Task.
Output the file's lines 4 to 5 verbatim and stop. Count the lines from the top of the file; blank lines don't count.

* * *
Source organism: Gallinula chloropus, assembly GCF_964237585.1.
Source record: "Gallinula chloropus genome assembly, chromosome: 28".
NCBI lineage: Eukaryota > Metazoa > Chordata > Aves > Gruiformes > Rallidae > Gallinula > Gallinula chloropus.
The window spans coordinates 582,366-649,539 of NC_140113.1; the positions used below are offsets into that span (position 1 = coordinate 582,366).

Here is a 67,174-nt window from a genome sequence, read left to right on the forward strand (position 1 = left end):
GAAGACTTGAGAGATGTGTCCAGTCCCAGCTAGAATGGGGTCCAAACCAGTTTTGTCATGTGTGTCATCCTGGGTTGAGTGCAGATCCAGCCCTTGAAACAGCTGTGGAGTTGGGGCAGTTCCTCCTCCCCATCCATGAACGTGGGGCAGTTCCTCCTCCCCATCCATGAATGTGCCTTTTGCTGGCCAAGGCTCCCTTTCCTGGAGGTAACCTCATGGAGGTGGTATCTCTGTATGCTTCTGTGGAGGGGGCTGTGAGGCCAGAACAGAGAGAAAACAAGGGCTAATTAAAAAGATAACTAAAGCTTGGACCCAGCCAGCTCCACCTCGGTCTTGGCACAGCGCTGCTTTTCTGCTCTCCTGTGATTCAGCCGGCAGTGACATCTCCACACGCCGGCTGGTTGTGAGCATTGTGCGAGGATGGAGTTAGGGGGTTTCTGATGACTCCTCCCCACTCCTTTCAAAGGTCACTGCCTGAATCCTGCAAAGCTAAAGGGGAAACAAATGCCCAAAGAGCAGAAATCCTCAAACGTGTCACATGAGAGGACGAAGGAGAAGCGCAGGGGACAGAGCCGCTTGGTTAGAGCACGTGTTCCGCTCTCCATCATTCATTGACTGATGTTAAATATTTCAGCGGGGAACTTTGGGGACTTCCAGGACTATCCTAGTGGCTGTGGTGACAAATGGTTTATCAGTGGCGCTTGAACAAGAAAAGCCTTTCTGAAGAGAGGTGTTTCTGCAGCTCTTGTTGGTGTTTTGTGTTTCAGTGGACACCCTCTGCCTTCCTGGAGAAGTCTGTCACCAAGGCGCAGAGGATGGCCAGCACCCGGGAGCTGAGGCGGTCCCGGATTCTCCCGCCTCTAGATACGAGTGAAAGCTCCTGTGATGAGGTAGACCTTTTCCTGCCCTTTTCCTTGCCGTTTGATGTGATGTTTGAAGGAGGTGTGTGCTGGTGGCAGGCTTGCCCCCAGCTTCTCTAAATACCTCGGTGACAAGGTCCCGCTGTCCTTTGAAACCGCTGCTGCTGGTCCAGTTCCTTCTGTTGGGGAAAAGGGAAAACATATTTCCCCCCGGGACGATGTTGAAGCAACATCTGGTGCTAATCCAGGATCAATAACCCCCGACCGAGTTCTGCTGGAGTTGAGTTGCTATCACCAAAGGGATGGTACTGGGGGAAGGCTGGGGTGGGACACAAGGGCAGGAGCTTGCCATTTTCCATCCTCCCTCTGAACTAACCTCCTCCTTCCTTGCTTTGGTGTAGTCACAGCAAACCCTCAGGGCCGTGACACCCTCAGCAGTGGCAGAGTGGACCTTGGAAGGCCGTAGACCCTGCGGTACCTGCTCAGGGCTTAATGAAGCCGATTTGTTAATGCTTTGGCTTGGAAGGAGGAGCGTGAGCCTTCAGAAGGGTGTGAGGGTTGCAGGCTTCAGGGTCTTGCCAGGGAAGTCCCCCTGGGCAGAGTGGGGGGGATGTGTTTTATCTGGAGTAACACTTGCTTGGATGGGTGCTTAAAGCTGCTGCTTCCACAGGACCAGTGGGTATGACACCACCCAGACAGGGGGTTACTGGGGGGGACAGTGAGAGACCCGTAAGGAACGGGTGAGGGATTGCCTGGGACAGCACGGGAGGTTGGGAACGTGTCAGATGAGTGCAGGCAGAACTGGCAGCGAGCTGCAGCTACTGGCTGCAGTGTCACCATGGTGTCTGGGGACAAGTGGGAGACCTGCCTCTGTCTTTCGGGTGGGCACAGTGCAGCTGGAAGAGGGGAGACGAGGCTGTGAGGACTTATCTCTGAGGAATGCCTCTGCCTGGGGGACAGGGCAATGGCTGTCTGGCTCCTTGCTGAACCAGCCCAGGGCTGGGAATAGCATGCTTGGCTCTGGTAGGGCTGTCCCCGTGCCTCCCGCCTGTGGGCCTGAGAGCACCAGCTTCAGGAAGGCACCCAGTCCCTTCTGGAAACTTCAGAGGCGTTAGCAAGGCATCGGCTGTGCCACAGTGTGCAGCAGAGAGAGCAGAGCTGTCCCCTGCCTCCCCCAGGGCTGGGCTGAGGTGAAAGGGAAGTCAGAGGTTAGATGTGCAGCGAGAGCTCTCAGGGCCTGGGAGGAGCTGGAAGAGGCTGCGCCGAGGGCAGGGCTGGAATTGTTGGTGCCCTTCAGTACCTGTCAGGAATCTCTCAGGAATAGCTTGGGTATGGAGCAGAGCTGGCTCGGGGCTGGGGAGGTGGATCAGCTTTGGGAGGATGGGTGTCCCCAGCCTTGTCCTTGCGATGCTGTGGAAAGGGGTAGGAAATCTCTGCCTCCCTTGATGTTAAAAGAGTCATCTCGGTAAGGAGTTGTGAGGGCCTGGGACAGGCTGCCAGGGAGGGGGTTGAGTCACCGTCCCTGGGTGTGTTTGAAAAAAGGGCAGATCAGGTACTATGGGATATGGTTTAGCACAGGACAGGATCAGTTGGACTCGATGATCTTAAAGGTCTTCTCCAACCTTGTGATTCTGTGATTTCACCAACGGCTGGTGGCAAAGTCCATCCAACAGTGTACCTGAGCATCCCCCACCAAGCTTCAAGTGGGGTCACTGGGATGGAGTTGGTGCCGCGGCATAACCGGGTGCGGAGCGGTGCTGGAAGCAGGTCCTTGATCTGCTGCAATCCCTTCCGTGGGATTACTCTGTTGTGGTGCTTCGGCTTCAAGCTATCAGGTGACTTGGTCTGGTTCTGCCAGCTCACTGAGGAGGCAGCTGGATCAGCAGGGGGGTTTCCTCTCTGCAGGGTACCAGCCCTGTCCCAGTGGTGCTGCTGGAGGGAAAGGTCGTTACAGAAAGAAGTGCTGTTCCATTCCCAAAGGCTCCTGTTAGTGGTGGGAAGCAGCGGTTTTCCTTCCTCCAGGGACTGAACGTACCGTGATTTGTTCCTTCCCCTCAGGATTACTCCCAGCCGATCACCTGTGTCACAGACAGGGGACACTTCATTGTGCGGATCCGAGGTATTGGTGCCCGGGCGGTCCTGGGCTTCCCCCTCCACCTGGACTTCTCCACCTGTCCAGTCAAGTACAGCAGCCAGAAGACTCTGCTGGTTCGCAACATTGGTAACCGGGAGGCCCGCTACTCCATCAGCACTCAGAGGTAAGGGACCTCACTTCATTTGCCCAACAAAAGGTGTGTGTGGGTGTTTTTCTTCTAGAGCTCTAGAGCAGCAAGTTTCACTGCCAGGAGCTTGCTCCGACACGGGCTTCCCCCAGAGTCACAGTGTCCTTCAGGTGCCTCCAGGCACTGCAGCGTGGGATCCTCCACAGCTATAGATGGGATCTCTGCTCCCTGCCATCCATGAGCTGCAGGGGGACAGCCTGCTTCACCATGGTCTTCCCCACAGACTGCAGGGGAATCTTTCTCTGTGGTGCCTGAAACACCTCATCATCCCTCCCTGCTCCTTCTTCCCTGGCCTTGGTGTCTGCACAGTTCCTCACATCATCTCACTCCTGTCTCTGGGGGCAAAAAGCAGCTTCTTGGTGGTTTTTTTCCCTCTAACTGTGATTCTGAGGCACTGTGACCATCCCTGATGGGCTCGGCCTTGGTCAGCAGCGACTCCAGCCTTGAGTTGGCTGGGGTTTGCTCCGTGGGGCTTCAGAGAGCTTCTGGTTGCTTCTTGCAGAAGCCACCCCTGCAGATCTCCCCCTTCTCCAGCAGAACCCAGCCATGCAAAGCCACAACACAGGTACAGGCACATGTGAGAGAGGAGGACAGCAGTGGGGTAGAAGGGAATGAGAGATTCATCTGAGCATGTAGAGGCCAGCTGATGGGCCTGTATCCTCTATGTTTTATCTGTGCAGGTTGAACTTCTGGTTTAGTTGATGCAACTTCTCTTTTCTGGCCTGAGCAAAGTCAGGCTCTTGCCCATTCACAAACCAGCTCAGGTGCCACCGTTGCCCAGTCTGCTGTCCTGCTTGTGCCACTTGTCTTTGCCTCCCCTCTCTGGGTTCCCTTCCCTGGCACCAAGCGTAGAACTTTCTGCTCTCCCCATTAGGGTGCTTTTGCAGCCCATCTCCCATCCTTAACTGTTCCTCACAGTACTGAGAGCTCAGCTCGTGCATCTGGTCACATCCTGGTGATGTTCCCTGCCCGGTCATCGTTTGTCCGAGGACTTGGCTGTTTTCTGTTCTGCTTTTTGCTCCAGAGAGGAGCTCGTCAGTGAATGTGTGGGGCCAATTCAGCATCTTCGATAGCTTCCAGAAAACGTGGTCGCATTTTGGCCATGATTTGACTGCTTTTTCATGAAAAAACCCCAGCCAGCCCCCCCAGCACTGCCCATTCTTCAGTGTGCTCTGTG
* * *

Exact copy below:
The window spans coordinates 582,366-649,539 of NC_140113.1; the positions used below are offsets into that span (position 1 = coordinate 582,366).

Here is a 67,174-nt window from a genome sequence, read left to right on the forward strand (position 1 = left end):